Disruption of Folliculin Induces the Activation of Interferon Response
3 Dec 2023
Mutations in the tumour suppressor gene Folliculin (FLCN) cause Birt-Hogg-Dubé syndrome (BHD). Although the loss of a single allele of FLCN is sufficient to induce fibrofolliculomas and lung cysts, it is thought that a secondary mutation in the wild-type allele of FLCN is required for the development of renal cancer. Despite the wide variety of cellular processes FLCN has been connected to, including cell growth and proliferation, stress resistance, and autophagy, the mechanism by which loss of FLCN can induce tumourigenesis remains largely unknown.
A recent study by Glykofridis et al., investigated the effect of loss of FLCN in renal tubular epithelial cells (RPTEC), a widely accepted in vitro model of human kidney function. They demonstrated that loss of FLCN led to the upregulation of several interferon (IFN) responsive genes in addition to activation of the transcription factor TFE3, resulting in the upregulation of genes involved in lysosome function and autophagy.
TFE3 directs the expression of genes involved in autophagy and stress tolerance under growth restrictive conditions and has been associated with the development of renal cell carcinoma in children. To investigate the localisation of TFE3 in the context of FLCN loss, they used CRISPR-Cas9 to generate a FLCN knock-out (FLCN-KO) RPTEC cell line. Comparing this to control RPTEC cells, in which TFE3 remains in the cytoplasm under normal growth conditions, they showed that TFE3 localised to the nucleus in FLCN-KO cells, indicating constitutive activation of TFE3.
To examine the effect of FLCN loss in a wider cellular context, they subsequently performed transcriptomic and proteomic analyses comparing FLCN-KO RPTEC cells to wild-type. They observed the induction of a large number of genes upon FLCN loss, which led them to identify a subset of 115 known TFE targets upregulated in the FLCN-KO cells. As many of these genes function in autophagy and lysosome regulation they next assessed mTOR signalling by looking at the phosphorylation status of the mTORC1 targets 43-BP1 and AKT and, contrary to previous reports, found no evidence for altered mTOR signalling or nutrient sensing in the FLCN-KO RPTEC cells. Analysis of the promoter regions of upregulated genes led to the discovery that the majority of upregulated genes could be assigned to 2 different promoter motifs: the E-box motif (regulated by TFE) and the interferon-stimulated response element (ISRE) motif. The upregulation of many of these genes was validated by quantitative PCR. Moreover, they confirmed the elevated expression of these genes in two independent BHD kidney tumours by mass spectrometry.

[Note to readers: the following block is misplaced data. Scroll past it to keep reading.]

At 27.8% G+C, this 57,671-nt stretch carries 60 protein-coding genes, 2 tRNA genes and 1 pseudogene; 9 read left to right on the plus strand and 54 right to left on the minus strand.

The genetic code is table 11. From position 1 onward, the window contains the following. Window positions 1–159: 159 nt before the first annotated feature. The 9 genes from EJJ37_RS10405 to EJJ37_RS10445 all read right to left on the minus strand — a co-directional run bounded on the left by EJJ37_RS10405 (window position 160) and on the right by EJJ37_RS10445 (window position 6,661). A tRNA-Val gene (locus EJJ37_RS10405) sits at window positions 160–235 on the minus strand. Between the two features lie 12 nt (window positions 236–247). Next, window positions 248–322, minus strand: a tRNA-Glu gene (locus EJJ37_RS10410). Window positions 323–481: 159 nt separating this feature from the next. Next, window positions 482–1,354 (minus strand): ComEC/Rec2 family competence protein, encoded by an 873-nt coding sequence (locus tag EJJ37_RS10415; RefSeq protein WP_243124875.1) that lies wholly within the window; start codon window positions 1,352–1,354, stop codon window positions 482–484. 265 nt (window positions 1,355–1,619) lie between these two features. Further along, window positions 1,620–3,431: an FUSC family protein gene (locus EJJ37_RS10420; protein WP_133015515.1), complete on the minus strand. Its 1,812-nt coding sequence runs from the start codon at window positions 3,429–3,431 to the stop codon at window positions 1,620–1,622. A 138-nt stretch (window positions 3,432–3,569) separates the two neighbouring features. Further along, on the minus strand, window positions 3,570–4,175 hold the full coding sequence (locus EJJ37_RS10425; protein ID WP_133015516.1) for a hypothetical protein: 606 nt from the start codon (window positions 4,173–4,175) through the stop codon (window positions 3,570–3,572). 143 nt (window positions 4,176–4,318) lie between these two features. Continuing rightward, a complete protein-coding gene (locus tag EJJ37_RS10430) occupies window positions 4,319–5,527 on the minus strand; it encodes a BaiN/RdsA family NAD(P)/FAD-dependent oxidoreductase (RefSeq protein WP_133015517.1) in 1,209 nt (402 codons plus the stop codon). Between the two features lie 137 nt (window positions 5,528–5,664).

FLCN forms a complex with its interacting partners FNIP1 and FNIP2. To investigate the role of these proteins in the context of gene expression, they generated an FNIP1/FNIP2-KO RPTEC cell line and confirmed that upregulation of E-box or ISRE genes is dependent on the FLCN-FNIP1/FNIP2 axis. Re-introduction of FLCN to the FLCN-KO cell lines completely reverted the gene expression observed and established that upregulation of ISRE genes was entirely dependent on STAT1 and STAT2 through siRNA knockdown of these proteins. They could not, however, find a role for FLCN in the canonical IFN signalling pathway and thus concluded FLCN loss in RPTEC leads to non-canonical activation of STAT1/2. An unusual phenotype of FLCN-KO RPTEC is the severely reduced proliferation of these cells. This is perhaps unexpected as the loss of a tumour suppressor gene such as FLCN should result in increased proliferation. Indeed, constitutive activation of TFE3 in an FLCN-independent manner promoted uncontrolled proliferation. They hypothesised that the STAT2-mediated IFN signature observed in FLCN-KO RPTEC results in growth inhibition, which could counteract the hyperproliferative effects of TFE3 activation.
Relating these data to clinical outcomes for BHD patients the authors commented that this database of target genes provides a foundation for further investigation into the discovery of biomarkers for early-stage tumourigenesis as well as therapeutic strategies to prevent renal cell carcinoma in BHD patients. Of particular interest, the authors noted that GPNMB, a TFE3 target gene and protein frequently upregulated in a wide variety of tumours, was strongly upregulated in the absence of FLCN. Although it is unclear whether overexpression of GPNMB alone is sufficient to drive tumourigenesis, GPNMB can be targeted therapeutically using antibody-drug conjugates (such as glembatumumab vedotin) which are currently in clinical trials for cancer therapy warranting the investigation of this in the treatment of BHD tumours. In summary, Glykofridis et al., performed a comprehensive analysis of the transcriptome and proteome of cells lacking FLCN however, to truly carry this work forwards into a clinically relevant setting, analysis of further tumours from BHD patients would have to be carried out to confirm their findings.